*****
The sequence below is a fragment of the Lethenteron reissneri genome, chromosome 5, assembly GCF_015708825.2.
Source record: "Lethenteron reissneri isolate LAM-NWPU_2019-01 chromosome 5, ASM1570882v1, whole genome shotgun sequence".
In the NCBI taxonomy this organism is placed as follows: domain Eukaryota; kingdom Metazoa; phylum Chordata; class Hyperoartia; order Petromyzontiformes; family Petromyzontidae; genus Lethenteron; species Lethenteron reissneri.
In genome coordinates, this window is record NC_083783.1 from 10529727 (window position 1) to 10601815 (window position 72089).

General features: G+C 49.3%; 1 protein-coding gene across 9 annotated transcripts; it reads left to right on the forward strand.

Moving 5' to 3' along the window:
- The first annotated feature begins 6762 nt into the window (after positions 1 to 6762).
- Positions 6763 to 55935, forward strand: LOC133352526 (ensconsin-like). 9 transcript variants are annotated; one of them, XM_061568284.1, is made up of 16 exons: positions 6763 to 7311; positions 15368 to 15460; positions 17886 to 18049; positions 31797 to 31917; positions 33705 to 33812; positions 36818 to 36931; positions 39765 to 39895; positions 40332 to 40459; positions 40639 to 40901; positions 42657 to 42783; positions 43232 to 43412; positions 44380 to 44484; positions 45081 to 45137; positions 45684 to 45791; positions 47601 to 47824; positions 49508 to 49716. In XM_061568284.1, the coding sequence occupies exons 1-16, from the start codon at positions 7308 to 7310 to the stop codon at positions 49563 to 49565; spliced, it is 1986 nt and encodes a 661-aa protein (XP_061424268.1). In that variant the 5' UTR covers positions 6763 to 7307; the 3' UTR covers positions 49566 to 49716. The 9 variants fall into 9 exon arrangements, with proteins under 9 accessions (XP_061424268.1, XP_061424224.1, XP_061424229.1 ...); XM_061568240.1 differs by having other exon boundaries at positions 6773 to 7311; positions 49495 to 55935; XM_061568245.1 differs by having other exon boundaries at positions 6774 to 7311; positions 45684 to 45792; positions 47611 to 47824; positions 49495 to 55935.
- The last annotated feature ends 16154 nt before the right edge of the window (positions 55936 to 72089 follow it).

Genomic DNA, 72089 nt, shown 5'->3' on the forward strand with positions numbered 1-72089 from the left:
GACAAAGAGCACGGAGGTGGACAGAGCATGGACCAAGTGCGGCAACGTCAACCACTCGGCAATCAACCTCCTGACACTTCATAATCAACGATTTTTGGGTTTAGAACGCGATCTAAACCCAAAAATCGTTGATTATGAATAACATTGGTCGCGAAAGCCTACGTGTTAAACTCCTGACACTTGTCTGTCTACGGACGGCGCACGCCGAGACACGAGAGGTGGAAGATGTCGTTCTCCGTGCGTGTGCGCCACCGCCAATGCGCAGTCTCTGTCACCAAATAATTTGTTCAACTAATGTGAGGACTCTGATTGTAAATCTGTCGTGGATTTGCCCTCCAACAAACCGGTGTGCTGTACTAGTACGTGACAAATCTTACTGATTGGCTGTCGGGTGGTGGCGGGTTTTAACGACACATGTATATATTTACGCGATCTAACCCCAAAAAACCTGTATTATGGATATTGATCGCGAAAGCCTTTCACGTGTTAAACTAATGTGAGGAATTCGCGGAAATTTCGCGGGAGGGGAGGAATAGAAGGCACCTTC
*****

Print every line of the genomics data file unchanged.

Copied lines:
The sequence below is a fragment of the Lethenteron reissneri genome, chromosome 5, assembly GCF_015708825.2.
Source record: "Lethenteron reissneri isolate LAM-NWPU_2019-01 chromosome 5, ASM1570882v1, whole genome shotgun sequence".
In the NCBI taxonomy this organism is placed as follows: domain Eukaryota; kingdom Metazoa; phylum Chordata; class Hyperoartia; order Petromyzontiformes; family Petromyzontidae; genus Lethenteron; species Lethenteron reissneri.
In genome coordinates, this window is record NC_083783.1 from 10529727 (window position 1) to 10601815 (window position 72089).

General features: G+C 49.3%; 1 protein-coding gene across 9 annotated transcripts; it reads left to right on the forward strand.

Moving 5' to 3' along the window:
- The first annotated feature begins 6762 nt into the window (after positions 1 to 6762).
- Positions 6763 to 55935, forward strand: LOC133352526 (ensconsin-like). 9 transcript variants are annotated; one of them, XM_061568284.1, is made up of 16 exons: positions 6763 to 7311; positions 15368 to 15460; positions 17886 to 18049; positions 31797 to 31917; positions 33705 to 33812; positions 36818 to 36931; positions 39765 to 39895; positions 40332 to 40459; positions 40639 to 40901; positions 42657 to 42783; positions 43232 to 43412; positions 44380 to 44484; positions 45081 to 45137; positions 45684 to 45791; positions 47601 to 47824; positions 49508 to 49716. In XM_061568284.1, the coding sequence occupies exons 1-16, from the start codon at positions 7308 to 7310 to the stop codon at positions 49563 to 49565; spliced, it is 1986 nt and encodes a 661-aa protein (XP_061424268.1). In that variant the 5' UTR covers positions 6763 to 7307; the 3' UTR covers positions 49566 to 49716. The 9 variants fall into 9 exon arrangements, with proteins under 9 accessions (XP_061424268.1, XP_061424224.1, XP_061424229.1 ...); XM_061568240.1 differs by having other exon boundaries at positions 6773 to 7311; positions 49495 to 55935; XM_061568245.1 differs by having other exon boundaries at positions 6774 to 7311; positions 45684 to 45792; positions 47611 to 47824; positions 49495 to 55935.
- The last annotated feature ends 16154 nt before the right edge of the window (positions 55936 to 72089 follow it).

Genomic DNA, 72089 nt, shown 5'->3' on the forward strand with positions numbered 1-72089 from the left:
GACAAAGAGCACGGAGGTGGACAGAGCATGGACCAAGTGCGGCAACGTCAACCACTCGGCAATCAACCTCCTGACACTTCATAATCAACGATTTTTGGGTTTAGAACGCGATCTAAACCCAAAAATCGTTGATTATGAATAACATTGGTCGCGAAAGCCTACGTGTTAAACTCCTGACACTTGTCTGTCTACGGACGGCGCACGCCGAGACACGAGAGGTGGAAGATGTCGTTCTCCGTGCGTGTGCGCCACCGCCAATGCGCAGTCTCTGTCACCAAATAATTTGTTCAACTAATGTGAGGACTCTGATTGTAAATCTGTCGTGGATTTGCCCTCCAACAAACCGGTGTGCTGTACTAGTACGTGACAAATCTTACTGATTGGCTGTCGGGTGGTGGCGGGTTTTAACGACACATGTATATATTTACGCGATCTAACCCCAAAAAACCTGTATTATGGATATTGATCGCGAAAGCCTTTCACGTGTTAAACTAATGTGAGGAATTCGCGGAAATTTCGCGGGAGGGGAGGAATAGAAGGCACCTTC